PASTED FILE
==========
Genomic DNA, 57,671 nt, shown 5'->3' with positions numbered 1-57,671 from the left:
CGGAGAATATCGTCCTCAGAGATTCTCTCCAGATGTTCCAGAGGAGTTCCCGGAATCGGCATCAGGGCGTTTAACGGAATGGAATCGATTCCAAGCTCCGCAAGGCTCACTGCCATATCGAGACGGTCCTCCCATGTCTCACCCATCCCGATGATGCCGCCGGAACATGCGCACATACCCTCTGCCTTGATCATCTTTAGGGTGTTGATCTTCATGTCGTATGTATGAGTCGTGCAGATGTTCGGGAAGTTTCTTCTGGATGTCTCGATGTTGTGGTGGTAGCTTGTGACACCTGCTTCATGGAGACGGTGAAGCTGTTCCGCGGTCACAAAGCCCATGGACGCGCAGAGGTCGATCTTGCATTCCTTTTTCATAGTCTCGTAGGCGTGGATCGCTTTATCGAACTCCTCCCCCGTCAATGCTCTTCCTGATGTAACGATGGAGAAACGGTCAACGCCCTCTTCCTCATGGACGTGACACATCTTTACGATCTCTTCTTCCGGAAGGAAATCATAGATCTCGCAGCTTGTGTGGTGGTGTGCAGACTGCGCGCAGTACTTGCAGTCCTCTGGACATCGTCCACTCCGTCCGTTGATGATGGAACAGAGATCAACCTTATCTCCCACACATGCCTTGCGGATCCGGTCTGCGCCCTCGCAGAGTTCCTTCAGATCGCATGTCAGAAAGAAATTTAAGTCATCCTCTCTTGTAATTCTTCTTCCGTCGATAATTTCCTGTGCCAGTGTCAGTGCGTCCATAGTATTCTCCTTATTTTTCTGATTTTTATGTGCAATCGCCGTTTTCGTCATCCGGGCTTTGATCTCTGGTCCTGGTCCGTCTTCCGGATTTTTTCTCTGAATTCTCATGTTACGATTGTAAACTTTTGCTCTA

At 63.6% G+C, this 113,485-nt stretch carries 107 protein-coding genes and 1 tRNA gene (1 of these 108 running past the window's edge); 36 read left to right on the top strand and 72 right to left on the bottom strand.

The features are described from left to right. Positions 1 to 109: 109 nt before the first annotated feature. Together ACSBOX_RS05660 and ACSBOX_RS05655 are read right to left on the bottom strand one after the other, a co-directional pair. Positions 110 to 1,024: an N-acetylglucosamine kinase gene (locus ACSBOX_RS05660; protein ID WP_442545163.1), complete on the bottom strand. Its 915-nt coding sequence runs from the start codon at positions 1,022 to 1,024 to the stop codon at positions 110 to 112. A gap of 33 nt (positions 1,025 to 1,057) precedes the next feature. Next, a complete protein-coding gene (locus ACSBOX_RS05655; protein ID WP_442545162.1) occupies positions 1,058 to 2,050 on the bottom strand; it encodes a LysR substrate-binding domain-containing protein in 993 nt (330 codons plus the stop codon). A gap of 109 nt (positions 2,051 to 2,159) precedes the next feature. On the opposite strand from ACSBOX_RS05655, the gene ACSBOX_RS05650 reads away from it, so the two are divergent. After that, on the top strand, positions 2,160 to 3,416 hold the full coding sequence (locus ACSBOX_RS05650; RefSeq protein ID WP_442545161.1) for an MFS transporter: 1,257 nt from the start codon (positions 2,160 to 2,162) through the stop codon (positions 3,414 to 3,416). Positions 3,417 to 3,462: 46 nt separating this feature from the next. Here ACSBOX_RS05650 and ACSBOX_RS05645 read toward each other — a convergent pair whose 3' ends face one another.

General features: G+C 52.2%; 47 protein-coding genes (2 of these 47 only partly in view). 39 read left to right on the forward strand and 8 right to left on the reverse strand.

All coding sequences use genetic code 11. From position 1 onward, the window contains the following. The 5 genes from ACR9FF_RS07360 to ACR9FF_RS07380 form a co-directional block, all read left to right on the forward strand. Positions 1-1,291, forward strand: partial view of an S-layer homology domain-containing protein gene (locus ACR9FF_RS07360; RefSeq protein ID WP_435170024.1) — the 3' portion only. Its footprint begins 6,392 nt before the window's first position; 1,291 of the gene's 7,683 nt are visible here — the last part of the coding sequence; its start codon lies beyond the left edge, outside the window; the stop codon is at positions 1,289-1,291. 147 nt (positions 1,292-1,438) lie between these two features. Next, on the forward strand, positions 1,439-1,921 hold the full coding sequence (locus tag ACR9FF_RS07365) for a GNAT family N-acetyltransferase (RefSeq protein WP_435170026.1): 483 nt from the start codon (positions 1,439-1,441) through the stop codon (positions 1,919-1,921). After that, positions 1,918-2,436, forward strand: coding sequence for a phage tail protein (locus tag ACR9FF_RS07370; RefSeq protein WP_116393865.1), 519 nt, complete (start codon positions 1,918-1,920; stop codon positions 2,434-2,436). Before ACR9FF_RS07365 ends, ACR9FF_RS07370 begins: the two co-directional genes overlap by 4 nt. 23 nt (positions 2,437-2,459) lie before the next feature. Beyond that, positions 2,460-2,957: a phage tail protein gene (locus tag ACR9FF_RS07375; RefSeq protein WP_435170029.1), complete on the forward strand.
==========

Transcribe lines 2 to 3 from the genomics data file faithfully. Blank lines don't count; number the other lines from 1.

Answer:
CGGAGAATATCGTCCTCAGAGATTCTCTCCAGATGTTCCAGAGGAGTTCCCGGAATCGGCATCAGGGCGTTTAACGGAATGGAATCGATTCCAAGCTCCGCAAGGCTCACTGCCATATCGAGACGGTCCTCCCATGTCTCACCCATCCCGATGATGCCGCCGGAACATGCGCACATACCCTCTGCCTTGATCATCTTTAGGGTGTTGATCTTCATGTCGTATGTATGAGTCGTGCAGATGTTCGGGAAGTTTCTTCTGGATGTCTCGATGTTGTGGTGGTAGCTTGTGACACCTGCTTCATGGAGACGGTGAAGCTGTTCCGCGGTCACAAAGCCCATGGACGCGCAGAGGTCGATCTTGCATTCCTTTTTCATAGTCTCGTAGGCGTGGATCGCTTTATCGAACTCCTCCCCCGTCAATGCTCTTCCTGATGTAACGATGGAGAAACGGTCAACGCCCTCTTCCTCATGGACGTGACACATCTTTACGATCTCTTCTTCCGGAAGGAAATCATAGATCTCGCAGCTTGTGTGGTGGTGTGCAGACTGCGCGCAGTACTTGCAGTCCTCTGGACATCGTCCACTCCGTCCGTTGATGATGGAACAGAGATCAACCTTATCTCCCACACATGCCTTGCGGATCCGGTCTGCGCCCTCGCAGAGTTCCTTCAGATCGCATGTCAGAAAGAAATTTAAGTCATCCTCTCTTGTAATTCTTCTTCCGTCGATAATTTCCTGTGCCAGTGTCAGTGCGTCCATAGTATTCTCCTTATTTTTCTGATTTTTATGTGCAATCGCCGTTTTCGTCATCCGGGCTTTGATCTCTGGTCCTGGTCCGTCTTCCGGATTTTTTCTCTGAATTCTCATGTTACGATTGTAAACTTTTGCTCTA

At 63.6% G+C, this 113,485-nt stretch carries 107 protein-coding genes and 1 tRNA gene (1 of these 108 running past the window's edge); 36 read left to right on the top strand and 72 right to left on the bottom strand.